August saw a 2.4% increase in the sale of existing homes, according to the National Association of Realtors. Sales were 10.5% higher compared to August 2019, representing the highest sales pace since the end of 2006, before the Great Recession. In August it took only 22 days on average to sell a home, as well. That matched the fastest time to sell a home on record.
The primary factor putting a damper on real estate sales right now is a lack of supply. In 2006, when the home sales market was as hot as it is now, the supply was more than double its current level.
These staggering numbers are leaving analysts and real estate professionals wondering what could be next. It’s a time of uncertainty, with factors like the coronavirus pandemic and the presidential election seeming to weigh on every part of the economy except real estate.
The following are some predictions of what the rest of 2020 might hold for housing.
There May Be Some Slowdown Into Fall and Winter
The summer of 2020 saw soaring real estate activity. Some of this was because of pent-up demand, and there was also a lot of movement around the country as buyers wanted to escape cities and find homes with more outdoor and indoor space.
Shutdowns and the effects of the pandemic led many Millennials to make their way out of urban areas, so suburban areas and even rural areas saw much of the activity.
While some lost their jobs due to coronavirus effects, for those who didn’t, they felt confident to buy.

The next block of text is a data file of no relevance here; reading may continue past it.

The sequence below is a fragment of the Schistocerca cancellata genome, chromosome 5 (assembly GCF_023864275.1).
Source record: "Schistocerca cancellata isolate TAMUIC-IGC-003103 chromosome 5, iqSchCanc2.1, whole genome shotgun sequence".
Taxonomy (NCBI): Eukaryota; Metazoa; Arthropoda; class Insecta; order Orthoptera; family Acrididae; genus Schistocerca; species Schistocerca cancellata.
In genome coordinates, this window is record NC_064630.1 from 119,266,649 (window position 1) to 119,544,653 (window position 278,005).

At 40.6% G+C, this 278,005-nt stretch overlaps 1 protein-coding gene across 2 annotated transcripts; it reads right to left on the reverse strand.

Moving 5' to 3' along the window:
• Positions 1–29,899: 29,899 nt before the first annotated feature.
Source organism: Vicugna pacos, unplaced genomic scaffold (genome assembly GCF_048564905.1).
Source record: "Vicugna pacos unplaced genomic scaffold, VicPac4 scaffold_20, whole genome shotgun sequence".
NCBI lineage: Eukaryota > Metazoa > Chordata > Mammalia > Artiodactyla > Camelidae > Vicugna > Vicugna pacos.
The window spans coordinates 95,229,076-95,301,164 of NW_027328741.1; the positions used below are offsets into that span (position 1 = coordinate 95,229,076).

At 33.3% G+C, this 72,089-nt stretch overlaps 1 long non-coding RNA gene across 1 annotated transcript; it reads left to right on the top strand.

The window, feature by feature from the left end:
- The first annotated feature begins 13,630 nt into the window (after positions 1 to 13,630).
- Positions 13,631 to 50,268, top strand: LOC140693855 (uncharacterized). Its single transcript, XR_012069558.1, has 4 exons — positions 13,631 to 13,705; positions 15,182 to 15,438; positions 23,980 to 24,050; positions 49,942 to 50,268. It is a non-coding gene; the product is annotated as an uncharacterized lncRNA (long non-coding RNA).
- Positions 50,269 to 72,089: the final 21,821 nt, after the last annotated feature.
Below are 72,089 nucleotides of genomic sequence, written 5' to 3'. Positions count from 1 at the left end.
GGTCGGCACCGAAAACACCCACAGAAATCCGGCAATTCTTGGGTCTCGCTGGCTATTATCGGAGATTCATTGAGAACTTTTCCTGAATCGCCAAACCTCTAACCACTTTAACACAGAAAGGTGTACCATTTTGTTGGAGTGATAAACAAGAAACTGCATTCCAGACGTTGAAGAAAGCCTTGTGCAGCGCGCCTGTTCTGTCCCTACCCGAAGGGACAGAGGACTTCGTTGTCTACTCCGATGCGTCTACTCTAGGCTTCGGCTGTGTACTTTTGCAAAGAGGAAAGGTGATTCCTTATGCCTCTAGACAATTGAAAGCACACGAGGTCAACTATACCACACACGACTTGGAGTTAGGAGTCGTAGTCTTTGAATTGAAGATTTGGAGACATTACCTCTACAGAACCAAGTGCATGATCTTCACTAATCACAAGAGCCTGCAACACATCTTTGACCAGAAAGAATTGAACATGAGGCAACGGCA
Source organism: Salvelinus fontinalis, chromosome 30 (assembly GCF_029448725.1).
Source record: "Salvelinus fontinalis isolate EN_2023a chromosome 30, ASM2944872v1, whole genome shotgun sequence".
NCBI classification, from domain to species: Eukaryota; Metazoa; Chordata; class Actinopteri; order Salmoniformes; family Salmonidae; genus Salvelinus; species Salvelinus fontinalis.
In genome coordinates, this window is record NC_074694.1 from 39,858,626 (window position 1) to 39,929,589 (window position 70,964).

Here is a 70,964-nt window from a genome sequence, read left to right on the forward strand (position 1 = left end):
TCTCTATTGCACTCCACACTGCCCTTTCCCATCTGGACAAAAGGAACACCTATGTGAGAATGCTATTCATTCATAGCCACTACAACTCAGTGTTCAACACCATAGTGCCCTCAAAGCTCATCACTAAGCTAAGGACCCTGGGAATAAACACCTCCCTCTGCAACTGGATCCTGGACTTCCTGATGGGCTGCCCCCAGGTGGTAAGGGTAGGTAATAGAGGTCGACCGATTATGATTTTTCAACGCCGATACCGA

Now that summer has ended, we can expect real estate to likely return to levels closer to what we saw in 2019. Still robust, but perhaps not as frenzied. Economic factors will likely weigh on the real estate market more in the coming months.
Continued Demand to Refinance
Along with the demand to buy homes, there’s been a lot of demand to refinance homes. Mortgage rates remain historically low, and the Fed has signaled they’re likely to keep them this way for the foreseeable future. As such, it’s likely that refinance demand will stay strong for the rest of 2020.
There’s also a move toward more digital refinancing. What this means is that it’s you could get and close on a mortgage entirely online. It’s becoming an on-demand experience, like so many other things in our lives.
While the U.S. economy has fared better than many expected in the wake of the coronavirus, it’s possible that toward the end of 2020 we could start to see an increase in foreclosures. These foreclosures will begin on delinquent mortgages that may have been accumulating through the spring and summer.
While this is bad news for some, for others, it will be a buying opportunity at a time when inventory is low.
Home Prices May Keep Going Up, Although Perhaps More Slowly
By May, home prices were increasing by 3%. It’s possible that by the end of 2020, there could be a 4% growth rate in home prices, according to Lawrence Yun, National Association of Realtors’ Chief Economist. Even while prices will keep going up, it will probably slow somewhat through the end of the year.
Finally, one of the big questions many people have is whether or not the market will crash. There is a lot of uncertainty globally, but most economists don’t think a housing market crash is likely. It’s the record-low supply of properties that makes this fairly unlikely.